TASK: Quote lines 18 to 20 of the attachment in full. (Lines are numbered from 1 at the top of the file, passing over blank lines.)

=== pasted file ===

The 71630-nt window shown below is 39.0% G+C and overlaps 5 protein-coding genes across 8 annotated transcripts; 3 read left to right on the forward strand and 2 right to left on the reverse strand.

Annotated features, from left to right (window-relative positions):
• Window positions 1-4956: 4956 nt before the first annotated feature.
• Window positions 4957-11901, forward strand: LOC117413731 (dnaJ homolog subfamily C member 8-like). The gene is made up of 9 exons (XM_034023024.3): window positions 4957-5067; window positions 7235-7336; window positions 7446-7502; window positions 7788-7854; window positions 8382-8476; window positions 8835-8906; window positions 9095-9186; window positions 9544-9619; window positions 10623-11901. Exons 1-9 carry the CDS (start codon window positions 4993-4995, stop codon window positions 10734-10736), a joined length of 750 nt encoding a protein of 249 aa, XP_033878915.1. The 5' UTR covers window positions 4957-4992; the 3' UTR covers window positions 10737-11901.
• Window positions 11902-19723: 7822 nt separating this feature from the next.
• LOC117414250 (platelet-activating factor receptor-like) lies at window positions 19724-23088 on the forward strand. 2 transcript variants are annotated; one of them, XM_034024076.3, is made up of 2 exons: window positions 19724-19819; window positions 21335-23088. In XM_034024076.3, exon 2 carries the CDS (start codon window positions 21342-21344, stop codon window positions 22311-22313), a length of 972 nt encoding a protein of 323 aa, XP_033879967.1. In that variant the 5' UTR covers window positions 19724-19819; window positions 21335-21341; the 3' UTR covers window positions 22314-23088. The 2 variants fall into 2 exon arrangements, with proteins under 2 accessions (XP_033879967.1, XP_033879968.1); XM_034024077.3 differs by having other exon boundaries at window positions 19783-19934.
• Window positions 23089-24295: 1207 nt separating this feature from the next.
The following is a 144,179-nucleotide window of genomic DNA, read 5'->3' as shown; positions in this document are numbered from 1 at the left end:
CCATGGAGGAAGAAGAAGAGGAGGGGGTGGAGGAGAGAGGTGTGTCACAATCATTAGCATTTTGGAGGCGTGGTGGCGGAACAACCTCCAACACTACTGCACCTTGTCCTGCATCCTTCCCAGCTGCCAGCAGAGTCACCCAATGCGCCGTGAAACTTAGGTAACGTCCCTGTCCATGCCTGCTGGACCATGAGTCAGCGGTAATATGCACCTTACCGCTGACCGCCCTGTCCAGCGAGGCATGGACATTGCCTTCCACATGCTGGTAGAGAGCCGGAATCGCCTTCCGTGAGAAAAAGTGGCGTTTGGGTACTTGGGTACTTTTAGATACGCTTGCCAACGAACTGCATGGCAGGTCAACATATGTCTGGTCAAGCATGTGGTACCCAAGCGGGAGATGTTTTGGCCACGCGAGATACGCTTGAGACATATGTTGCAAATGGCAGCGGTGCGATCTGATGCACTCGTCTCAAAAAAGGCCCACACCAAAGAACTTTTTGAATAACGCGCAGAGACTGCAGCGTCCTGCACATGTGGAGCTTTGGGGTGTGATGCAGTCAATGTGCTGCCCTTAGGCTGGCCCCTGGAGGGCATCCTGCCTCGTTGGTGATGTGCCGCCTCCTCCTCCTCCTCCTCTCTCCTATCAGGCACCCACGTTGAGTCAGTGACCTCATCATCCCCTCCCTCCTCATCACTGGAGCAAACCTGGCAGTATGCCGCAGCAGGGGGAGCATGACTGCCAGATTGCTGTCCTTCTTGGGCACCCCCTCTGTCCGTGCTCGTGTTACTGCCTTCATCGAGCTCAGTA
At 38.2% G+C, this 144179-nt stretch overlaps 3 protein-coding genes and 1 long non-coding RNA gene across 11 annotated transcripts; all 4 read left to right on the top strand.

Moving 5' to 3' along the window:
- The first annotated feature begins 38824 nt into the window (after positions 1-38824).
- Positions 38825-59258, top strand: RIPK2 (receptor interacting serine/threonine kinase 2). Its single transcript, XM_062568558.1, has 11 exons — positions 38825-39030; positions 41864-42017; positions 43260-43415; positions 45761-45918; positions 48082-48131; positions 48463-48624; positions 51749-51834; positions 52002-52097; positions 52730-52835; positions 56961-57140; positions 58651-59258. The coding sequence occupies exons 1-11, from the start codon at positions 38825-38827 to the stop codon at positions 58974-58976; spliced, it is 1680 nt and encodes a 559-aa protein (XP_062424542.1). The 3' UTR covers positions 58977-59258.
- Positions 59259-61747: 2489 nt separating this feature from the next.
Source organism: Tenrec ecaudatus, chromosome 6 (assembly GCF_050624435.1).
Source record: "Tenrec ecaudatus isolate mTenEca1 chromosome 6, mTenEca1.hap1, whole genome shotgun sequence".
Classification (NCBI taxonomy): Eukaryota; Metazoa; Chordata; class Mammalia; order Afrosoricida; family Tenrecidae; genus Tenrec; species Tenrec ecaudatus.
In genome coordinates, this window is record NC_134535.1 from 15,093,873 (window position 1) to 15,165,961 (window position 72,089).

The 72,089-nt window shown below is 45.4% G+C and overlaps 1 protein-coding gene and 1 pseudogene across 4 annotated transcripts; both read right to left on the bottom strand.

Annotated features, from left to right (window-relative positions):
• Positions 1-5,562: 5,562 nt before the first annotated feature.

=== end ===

In genome coordinates, this window is record NC_134535.1 from 15,093,873 (window position 1) to 15,165,961 (window position 72,089).

The 72,089-nt window shown below is 45.4% G+C and overlaps 1 protein-coding gene and 1 pseudogene across 4 annotated transcripts; both read right to left on the bottom strand.

Annotated features, from left to right (window-relative positions):